Do the things the other person wants to do. Do them willingly. He watches Downton Abbey with me - and I watch Miami Vice reruns with him. It works out. I usually find that when we both engage in doing things the other person wants or needs, we both become so much happier.
I can say - even after 22 years of living alongside one person - that I love being married. But I don't think I think the same way today that I thought 20 years ago. I've learned, sometimes the hard way, that marriage isn't about perfection. It is about really loving one person and acting as if I do. It means going to car shows and watching Miami Vice. It means fighting and getting really angry, and then forgiving, admitting my mistakes, and making up.
Marriage is choosing to be unselfish even when it's hard. It means putting the other person ahead of yourself, even when you really want that last piece of chocolate.
Marriage is more than just romance - but, a good marriage creates its own kind of romance.
Marriage is work . . . it's true, but you are in it together.
I'm hoping the next 20 years are even better than the first.
Tuesday, March 4, 2014
Our families, in part, make us who we are. We have good characteristics, positive traits that our moms, dads, grandparents, and aunts left pressed upon us. And we have some not-so-great traits that we may wish had been left behind.
From my grandma, "Honey," and my mom, I received my thin body type. In my grandma's wedding picture, she stands in a 1940's era suit, tall and willowy. My daughter complains, sometimes, that she received the "not-so-great" parts of her parents. From me, I'm afraid, she received awkwardness - my complete lack of athletic ability. She and I cannot run a mile to save our lives.
From our families, we also inherit good and bad stories. When we would write narratives in my college writing class, I urge students to think through both the positive and the negative stories of their life. Both types of stories, I tell them, are your inheritance. All of it - the good and the bad.
Both types of stories have shaped who you are today. They have influenced your story. They have contributed to your beliefs, your hopes and your prejudices about family, love, life, and God. They have molded what you'd like your life to be like - and influenced your opinions on how you don't want to be or think or act.
Kathleen Norris, in her lovely, thoughtful book on faith, Amazing Grace, expresses this so well,
It's far less pleasant--it can feel like a curse--to include in my welcome the difficult ancestors: the insane, the suicides, the alcoholics, the religiously self-righteous who literally scared the bejesus out of me when I was little, or who murdered my spirit with words of condemnation. Abel is welcome in my family tree, but I'd just as soon leave Cain out. yet, God has given me both reminding me that the line in Psalm 16 "welcome indeed the heritage that falls to me," can be a tough one to live with. If, as Paul says, "all things work together for Good for those who love God" (Rom. 8:28), then in giving me a mixed inheritance, both blessing an curse, God expects me to make something of it. Redeem the bad, and turn it into something good.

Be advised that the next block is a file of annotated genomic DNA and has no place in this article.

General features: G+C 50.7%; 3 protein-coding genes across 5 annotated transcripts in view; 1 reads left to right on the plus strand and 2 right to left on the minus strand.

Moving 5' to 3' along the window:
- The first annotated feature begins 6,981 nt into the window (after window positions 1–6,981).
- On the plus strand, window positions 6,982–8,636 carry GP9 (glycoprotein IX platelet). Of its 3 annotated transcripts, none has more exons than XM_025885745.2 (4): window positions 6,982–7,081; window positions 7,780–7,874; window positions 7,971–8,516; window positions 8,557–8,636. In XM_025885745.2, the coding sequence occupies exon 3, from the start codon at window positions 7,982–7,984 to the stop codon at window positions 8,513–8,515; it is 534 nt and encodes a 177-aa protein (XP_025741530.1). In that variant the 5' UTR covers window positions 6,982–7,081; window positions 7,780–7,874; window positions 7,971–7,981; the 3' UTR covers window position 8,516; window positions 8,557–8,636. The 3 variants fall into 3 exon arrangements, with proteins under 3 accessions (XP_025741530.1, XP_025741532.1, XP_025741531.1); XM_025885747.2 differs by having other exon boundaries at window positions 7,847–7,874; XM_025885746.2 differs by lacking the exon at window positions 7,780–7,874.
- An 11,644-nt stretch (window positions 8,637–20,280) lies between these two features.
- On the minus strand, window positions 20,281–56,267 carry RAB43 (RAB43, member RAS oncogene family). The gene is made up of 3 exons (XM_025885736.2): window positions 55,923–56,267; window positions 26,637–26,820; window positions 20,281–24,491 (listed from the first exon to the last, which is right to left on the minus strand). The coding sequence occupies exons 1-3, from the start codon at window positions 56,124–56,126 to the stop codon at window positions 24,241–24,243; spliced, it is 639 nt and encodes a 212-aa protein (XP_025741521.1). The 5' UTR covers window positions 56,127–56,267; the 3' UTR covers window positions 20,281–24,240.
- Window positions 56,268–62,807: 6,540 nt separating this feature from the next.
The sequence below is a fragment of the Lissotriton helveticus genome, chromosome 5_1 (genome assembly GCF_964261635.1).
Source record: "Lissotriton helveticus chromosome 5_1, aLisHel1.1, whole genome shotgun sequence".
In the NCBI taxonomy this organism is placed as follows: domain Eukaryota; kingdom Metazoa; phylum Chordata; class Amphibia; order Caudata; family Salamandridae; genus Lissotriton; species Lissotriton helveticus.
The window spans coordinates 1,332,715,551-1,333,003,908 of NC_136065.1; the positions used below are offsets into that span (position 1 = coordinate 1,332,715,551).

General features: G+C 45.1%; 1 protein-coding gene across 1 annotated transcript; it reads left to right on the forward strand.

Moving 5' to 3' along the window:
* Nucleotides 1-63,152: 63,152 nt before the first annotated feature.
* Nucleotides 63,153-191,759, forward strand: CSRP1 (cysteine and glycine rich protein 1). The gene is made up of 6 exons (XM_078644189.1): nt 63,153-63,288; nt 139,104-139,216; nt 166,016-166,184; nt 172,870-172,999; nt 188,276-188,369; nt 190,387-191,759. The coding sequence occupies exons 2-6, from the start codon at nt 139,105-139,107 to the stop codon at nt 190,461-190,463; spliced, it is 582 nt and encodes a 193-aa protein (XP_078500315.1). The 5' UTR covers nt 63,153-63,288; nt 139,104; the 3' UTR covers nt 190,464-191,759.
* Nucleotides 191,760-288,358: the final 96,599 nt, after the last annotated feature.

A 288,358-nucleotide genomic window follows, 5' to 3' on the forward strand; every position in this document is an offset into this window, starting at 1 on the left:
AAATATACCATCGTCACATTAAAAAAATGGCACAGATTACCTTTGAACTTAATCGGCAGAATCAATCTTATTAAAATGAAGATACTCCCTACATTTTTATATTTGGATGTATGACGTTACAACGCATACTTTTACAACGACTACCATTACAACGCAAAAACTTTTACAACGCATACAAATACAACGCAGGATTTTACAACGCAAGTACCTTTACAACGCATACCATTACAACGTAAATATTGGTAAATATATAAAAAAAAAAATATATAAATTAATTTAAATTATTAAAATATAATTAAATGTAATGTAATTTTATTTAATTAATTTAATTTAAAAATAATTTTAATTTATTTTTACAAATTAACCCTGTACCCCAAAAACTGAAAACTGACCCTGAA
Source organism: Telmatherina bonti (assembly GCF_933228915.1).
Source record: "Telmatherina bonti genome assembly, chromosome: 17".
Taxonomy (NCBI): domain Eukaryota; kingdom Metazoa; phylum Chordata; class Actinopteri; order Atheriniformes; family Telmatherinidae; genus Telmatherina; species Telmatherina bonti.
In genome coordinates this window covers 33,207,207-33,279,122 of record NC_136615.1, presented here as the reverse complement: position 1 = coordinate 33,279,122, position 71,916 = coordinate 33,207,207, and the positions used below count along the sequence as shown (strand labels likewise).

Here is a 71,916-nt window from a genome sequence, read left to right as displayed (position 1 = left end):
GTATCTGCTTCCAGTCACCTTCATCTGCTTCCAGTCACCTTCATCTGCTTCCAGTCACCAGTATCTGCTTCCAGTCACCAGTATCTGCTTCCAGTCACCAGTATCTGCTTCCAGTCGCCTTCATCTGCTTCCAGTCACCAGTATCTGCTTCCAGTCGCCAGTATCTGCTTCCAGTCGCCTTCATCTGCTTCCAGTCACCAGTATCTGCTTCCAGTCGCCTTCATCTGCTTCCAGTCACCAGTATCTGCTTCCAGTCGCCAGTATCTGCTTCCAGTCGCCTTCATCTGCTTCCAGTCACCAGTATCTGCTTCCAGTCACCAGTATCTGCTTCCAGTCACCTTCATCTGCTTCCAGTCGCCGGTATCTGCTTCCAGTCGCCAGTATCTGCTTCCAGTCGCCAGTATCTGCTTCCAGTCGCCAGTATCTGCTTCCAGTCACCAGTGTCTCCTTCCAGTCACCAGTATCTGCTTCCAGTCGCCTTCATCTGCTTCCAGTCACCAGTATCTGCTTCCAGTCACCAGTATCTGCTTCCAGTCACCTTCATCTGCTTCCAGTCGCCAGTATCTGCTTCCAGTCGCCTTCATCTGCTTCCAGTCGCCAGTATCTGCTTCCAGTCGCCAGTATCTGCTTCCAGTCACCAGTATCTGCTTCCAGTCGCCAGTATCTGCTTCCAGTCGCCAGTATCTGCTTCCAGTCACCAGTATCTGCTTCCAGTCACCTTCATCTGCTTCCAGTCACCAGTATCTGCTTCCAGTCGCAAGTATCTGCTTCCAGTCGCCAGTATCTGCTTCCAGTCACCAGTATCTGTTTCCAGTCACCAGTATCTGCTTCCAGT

Norris suggests that we are to redeem the bad. We are to tell all of our stories, the good, the bad, the hilarious and the heartbreaking.
In one of my favorite movies based on Amy Tan's novel, The Joy Luck Club, four Chinese mothers avoid telling their American-born Chinese daughters their stories. They want their offspring to have only the very best, good, positive, hopeful lives. They think the dark moments of their past should remain forever hidden in their past.
What they discover is that in telling those stories, they end up setting their daughters free. They teach them from those experiences. They become real and authentic in their relationships. The daughters, even when having to hear hard truths, are better for it.
Tan writes: "So this is what I will do. I will gather together my past and look. I will see a thing that has already happened, the pain that cut my spirit loose. I will hold that pain in my hand until it becomes hard and shiny, more clear. And then my fierceness can come back..."